תמונות בעמוד

The word used by our Lord more immediately implies the compassionate, the tender-hearted; those who, far from despising, earnestly grieve for those that do not hunger after God. This eminent part of brotherly love is here, by a common figure, put for the whole; so that “the merciful,” in the full sense of the term, are they who love their neighbours as themselves.

2. Because of the vast importance of this Love,-without which, “ though we spake with the tongucs of men and angels, though we had the gift of prophecy, and understood all mysteries, and all knowledge, though we had all faith so as to remove mountains ; yea, though we gave all our goods to fecd the poor, and our very bodies to be burned, it would profit us nothing,”—the wisdom of God has given us, by the Apostle Paul, a full and particular account of it; by considering which we shall most clearly discern who are the merciful that shall obtain mercy.

3. “Charity,” or Love, (as it were to be wished it had been rendered throughout, being a far plainer and less ambiguous word,) the Love of our Neighbour as Christ hath loved us, “ suffereth long ;” is patient toward all men: it suffers all the weakness, ignorance, errors, infirmities, all the frowardness and littleness of faith, of the children of God; all the malice and wickedness of the children of the world. And it suffers all this, not only for a time, for a short season, but to the end; still feeding our enemy when he hungers; if he thirst, still giving him drink ; thus continually “hcaping coals of fire,” of melting love,“ upon his licad.”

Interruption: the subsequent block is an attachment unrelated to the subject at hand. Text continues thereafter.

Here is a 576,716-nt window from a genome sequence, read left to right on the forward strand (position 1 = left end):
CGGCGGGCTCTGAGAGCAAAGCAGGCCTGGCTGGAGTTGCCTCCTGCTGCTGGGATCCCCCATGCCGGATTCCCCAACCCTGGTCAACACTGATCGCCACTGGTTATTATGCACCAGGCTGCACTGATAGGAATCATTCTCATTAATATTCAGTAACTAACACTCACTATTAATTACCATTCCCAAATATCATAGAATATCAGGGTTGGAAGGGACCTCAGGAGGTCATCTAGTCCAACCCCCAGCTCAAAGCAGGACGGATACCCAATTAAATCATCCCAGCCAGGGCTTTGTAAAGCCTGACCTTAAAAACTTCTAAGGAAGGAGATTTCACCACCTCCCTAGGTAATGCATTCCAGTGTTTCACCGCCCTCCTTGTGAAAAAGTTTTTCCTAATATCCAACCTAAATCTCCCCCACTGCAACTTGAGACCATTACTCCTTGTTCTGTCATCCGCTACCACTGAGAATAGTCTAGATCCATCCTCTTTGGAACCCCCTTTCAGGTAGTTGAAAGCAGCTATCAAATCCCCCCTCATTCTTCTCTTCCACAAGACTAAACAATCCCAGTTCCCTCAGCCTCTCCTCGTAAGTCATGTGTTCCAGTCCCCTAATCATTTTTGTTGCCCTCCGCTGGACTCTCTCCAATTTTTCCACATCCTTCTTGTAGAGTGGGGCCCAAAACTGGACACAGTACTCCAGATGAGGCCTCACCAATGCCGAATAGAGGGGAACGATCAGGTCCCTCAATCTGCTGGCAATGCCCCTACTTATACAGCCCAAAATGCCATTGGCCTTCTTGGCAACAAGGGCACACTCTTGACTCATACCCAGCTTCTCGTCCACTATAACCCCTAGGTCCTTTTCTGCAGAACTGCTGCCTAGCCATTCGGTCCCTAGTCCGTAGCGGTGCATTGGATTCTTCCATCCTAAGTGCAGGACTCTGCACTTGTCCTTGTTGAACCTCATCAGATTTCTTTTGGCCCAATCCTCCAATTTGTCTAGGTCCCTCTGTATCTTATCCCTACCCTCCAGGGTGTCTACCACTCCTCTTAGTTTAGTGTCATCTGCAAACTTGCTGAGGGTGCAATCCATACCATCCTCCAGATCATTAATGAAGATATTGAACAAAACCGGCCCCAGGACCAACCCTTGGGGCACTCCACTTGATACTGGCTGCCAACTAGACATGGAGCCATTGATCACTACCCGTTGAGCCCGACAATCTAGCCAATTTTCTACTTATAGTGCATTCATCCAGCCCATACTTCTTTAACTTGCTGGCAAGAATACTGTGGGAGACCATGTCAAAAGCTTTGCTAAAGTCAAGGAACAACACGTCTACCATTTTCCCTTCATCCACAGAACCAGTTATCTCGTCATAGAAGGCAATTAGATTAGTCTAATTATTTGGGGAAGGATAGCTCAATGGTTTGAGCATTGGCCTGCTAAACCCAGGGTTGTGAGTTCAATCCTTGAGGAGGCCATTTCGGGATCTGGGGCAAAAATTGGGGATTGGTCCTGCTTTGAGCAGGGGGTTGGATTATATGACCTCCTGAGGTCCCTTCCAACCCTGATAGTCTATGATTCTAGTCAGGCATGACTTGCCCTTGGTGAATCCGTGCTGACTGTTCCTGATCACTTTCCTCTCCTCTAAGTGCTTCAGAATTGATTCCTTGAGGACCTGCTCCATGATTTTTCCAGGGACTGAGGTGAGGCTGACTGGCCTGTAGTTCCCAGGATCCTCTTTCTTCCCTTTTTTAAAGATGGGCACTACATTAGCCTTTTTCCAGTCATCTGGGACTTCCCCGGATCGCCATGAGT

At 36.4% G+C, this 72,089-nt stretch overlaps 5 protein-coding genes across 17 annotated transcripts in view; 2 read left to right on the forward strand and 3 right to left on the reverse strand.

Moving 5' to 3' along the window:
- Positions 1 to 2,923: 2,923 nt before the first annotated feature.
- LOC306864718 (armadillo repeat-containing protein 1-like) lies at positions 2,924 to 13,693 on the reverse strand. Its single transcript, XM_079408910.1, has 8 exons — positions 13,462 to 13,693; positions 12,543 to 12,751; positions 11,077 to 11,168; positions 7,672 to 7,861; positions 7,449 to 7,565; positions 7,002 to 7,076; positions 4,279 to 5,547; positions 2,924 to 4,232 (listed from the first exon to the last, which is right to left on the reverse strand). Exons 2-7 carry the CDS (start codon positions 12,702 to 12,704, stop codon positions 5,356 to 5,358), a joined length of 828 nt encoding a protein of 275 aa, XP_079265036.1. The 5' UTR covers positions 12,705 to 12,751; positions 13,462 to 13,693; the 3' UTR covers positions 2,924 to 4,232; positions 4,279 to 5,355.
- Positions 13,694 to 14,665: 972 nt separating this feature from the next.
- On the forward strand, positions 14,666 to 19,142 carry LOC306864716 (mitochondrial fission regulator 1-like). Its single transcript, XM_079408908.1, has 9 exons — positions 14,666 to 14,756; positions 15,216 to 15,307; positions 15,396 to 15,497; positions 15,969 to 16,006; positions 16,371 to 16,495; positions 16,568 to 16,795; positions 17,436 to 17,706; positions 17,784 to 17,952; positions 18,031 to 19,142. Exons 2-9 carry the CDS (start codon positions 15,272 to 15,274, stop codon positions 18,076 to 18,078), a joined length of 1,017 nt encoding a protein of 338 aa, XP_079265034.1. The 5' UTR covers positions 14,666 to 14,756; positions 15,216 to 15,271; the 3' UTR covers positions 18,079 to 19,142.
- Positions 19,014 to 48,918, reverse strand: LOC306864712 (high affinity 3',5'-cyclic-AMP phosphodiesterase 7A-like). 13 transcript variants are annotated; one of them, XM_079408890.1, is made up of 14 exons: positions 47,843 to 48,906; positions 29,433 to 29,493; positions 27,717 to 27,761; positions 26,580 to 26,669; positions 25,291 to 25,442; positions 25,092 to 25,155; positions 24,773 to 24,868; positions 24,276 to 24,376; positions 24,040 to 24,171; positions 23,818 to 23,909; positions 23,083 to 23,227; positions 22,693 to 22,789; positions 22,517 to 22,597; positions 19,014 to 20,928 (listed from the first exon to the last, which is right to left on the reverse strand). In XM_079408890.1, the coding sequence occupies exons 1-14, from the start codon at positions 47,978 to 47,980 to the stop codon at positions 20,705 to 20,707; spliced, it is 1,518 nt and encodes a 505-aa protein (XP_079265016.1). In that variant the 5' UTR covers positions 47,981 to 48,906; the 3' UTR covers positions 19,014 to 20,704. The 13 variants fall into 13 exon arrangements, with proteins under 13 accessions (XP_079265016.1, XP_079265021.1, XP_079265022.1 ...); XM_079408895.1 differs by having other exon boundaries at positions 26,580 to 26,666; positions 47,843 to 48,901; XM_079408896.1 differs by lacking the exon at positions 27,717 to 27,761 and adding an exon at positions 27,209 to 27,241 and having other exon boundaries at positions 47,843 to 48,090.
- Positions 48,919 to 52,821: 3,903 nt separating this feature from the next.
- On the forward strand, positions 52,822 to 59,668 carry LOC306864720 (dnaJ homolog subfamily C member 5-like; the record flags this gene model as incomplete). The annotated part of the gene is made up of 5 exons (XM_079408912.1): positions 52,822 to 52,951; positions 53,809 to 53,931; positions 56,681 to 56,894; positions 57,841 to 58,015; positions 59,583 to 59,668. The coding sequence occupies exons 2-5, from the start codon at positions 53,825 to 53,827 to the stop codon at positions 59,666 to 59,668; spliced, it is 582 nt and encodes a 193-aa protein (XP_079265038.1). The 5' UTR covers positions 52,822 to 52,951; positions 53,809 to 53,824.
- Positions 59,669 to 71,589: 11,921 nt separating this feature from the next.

4. And in every step toward this desirable end, the “ overcoming evil with good,” “Love is kind : ” (XONSUETQI : a word not easily translated :) it is soft, mild, benign. It stands at the utmost distance from moroseness, from all harshness or sourness of spirit; and inspires the sufferer at once with the most amiable sweetness, and the most fervent and tender affection.

5. Consequently, “ Love envieth vot :” it is impossible it should; it is directly opposite to that baneful temper. It cannot be, that he who has this tender assection to all, who earnestly wishes all temporal and spiritual blessings, all good things in this world and the world to come, to every soul that God hath made, should be pained at his bestowing any good gift on any child of man. If he has himself received the same, he does not sricve, but rejoice, that another partakes of the common benefit. If he has not, he blesses God that his brother at least has, and is herein happier than himself. And the greater his love, the more does he rejoice in the blessings of all mankind; the farther is he removed from every kind and degree of envy toward any creature.